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When analyzing the security of PoS (Point of Sale) applications, we have to take into account the necessary involvement of magnetic stripes and cardholder data, which is extremely sensitive information, both for the holder and the financial institution that issued it.
In any location where information that needs to be protected and shielded exists, there is an urgent need to use cryptographic solutions. Originally used in the military, today they are capable of protecting the confidentiality and integrity of this kind of data. It’s not enough to use security protocols alone – these must also be correctly applied and adjusted by customizing them both to the software and to the hardware.
As we might expect, cryptography is an essential component of PoS terminals, just as in all digital payment methods used today. In addition to the cornerstones of confidentiality and integrity, authentication and non-repudiation come into play too – in other words, a transaction cannot be allowed without the user’s knowledge.
In payment terminals, largely speaking, there are three groups of cryptographic algorithms that are used in a variety of technologies, where they are combined with each other and with various types of architecture inside PoS devices. Each of these groups offers different advantages and disadvantages.
The main areas in which major differences can be seen are power consumption, speed, and the ease of implementation in the different sections that make up PoS devices. Depending on the way a key is stored, the way to encrypt the communication between two points, – or the level of security required – one of the following types of algorithms will be used:
The same key is used for both encrypting and decrypting the information. These algorithms are very quick, but also less “secure”, and require both sides to have already exchanged their key or password for communication to begin without exception. A couple of examples of symmetric-key cryptography are 3DES (Triple Data Encryption) and AES (Advanced Encryption Standard which is also known as Rijndael).
These contain two keys: one public and one private. This means one key cannot be used for both encrypting and decrypting the information. Both keys are generated at the same time. The private one remains shielded, being the one that will be used to read the communication, while the public one is distributed, being the one that will be used to write it. The usual scenario is that Person A writes a message to Person B and encrypts it with Persons B’s public key. Upon receiving, Person B uses their private key to decrypt the message and read it.
Two widely used examples of asymmetric-key cryptography or PKI (public key infrastructure) are emails sent through PGP/GPG (Pretty Good Privacy) and network traffic encrypted with SSL/TLS (Secure Socket Layer and Transport Layer Security), which is employed extensively by websites that are used for performing transactions or that require credentials to be entered.
These functions capture information of variable length and generate what is commonly called a fixed-length hash output, based on the input. These functions when used in cryptography offer the benefit of being easy to calculate, and so they are used a great deal for protecting passwords, as in many cases it is difficult to regenerate the original input if you only know the hash value.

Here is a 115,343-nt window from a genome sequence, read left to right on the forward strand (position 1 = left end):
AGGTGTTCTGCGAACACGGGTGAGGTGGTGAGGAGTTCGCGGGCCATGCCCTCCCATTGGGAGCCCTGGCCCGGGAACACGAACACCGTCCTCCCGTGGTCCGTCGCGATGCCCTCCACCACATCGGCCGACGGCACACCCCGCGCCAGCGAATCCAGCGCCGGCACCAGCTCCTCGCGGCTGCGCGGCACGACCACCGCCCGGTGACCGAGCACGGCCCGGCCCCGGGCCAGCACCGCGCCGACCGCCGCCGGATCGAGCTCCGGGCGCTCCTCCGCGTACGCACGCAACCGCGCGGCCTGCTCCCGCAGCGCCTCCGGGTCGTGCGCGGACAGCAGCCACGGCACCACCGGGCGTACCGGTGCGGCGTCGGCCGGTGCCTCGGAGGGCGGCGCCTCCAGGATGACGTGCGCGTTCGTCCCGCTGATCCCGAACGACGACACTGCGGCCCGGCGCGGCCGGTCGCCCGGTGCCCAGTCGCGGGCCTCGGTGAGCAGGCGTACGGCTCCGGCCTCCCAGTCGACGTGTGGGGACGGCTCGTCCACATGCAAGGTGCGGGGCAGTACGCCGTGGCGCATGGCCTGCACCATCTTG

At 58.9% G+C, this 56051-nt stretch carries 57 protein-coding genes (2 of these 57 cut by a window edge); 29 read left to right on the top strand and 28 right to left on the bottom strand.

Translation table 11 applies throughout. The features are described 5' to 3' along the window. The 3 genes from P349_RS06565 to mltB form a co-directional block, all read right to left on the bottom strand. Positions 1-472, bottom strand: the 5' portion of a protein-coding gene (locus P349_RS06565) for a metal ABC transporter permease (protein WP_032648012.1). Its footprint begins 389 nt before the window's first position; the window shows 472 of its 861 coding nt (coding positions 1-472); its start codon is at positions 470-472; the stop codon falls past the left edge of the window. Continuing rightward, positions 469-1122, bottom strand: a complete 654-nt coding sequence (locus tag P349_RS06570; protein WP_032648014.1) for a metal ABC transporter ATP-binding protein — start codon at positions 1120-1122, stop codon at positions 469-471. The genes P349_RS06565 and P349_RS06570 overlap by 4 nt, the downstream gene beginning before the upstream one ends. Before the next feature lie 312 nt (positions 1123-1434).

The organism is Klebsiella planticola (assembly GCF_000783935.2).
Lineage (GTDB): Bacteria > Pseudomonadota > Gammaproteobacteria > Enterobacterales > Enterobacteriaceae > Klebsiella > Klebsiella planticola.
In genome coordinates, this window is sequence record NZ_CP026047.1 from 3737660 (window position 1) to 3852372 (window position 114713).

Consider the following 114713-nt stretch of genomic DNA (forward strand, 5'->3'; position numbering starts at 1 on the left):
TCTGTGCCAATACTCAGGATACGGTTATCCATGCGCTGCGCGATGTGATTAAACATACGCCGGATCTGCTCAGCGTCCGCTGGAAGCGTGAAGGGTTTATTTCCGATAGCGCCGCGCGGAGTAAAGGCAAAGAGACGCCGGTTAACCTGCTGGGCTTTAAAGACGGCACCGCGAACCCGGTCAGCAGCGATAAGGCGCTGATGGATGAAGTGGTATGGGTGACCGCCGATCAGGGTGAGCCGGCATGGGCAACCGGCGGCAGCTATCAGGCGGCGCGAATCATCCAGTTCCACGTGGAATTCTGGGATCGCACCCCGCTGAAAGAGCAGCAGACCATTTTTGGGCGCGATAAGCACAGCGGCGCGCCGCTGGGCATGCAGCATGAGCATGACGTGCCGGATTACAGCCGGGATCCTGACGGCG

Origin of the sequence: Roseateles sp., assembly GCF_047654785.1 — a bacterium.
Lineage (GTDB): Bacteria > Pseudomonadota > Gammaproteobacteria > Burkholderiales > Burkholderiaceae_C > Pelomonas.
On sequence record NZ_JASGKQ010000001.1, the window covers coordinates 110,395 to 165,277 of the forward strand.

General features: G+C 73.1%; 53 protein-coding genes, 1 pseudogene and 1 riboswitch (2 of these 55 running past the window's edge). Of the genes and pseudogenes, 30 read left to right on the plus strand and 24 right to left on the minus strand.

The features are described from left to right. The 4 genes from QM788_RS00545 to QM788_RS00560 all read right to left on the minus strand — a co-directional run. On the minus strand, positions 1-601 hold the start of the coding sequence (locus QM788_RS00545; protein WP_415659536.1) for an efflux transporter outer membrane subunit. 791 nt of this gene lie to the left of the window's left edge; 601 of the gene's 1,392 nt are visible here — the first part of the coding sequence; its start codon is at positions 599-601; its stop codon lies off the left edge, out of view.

With encryption algorithms, size matters
A general rule for all encryption algorithms is “the bigger, the better”. This is due to the fact that the simplest way to attack the encrypted data is with a brute force attack, which tests all possible combinations of the bits until finally the sought-after string is found. With the data combination processing capacities of modern computers, it is possible to carry out brute force attacks on relatively large keys of many bits.
For example, DES with a 56-bit key (2^56 possible combinations) can be broken in less than a day, since average computers can perform a billion operations per second. However, the addition of more bits to the string will exponentially increase the time required to crack it. The most commonly used hash algorithms are MD5 (128 bits) and SHA1 (160 bits), although oddly enough these are not very robust in terms of security – as we’ve seen how MD5 had collisions and was weakend already back in 2005 when Wang and Yu of Shadong University in China demostrated how two different sequences could have the same MD5 and SHA1 collisions might be practical as stated by Bhargavan and Leurent in their most recent paper – compared with Triple DES or AES, which are recommended by the NSA.
The diversity of PoS terminal types, both modular and compact, continues to increase, while telecommunications technologies accompany them in their continual development, resulting in improved speed and availability. Nonetheless, in many cases, cryptographic algorithms do not accompany the development of PoS devices from the initial design phase. This leaves a window for cybercriminals to corrupt the systems and extract various types of information. For instance, we can confirm that within the ‘Cryptography security for remote dispenser transactions” patent, published in June 2000, that DES is believed to provide “the highest degree of security when used according to the invention described”. Furthermore, SHA1 is defined as a ‘Secure Hashing Algorithm” within the Cryptography security for remote dispenser transactions patent, which was published in 2011.
In future posts we will look at how malicious code can be used to circumvent these cryptographic processes in PoS terminals applied on specific layers, for the purpose of capturing sensitive information.
Image credits: ©Greg Goebel/Flickr
Author Lucas Paus, ESET